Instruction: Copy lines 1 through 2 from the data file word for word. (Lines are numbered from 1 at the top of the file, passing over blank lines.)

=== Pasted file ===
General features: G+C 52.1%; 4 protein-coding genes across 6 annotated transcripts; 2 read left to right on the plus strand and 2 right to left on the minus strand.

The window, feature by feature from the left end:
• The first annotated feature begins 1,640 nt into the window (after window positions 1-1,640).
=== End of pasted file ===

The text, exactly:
General features: G+C 52.1%; 4 protein-coding genes across 6 annotated transcripts; 2 read left to right on the plus strand and 2 right to left on the minus strand.

The window, feature by feature from the left end: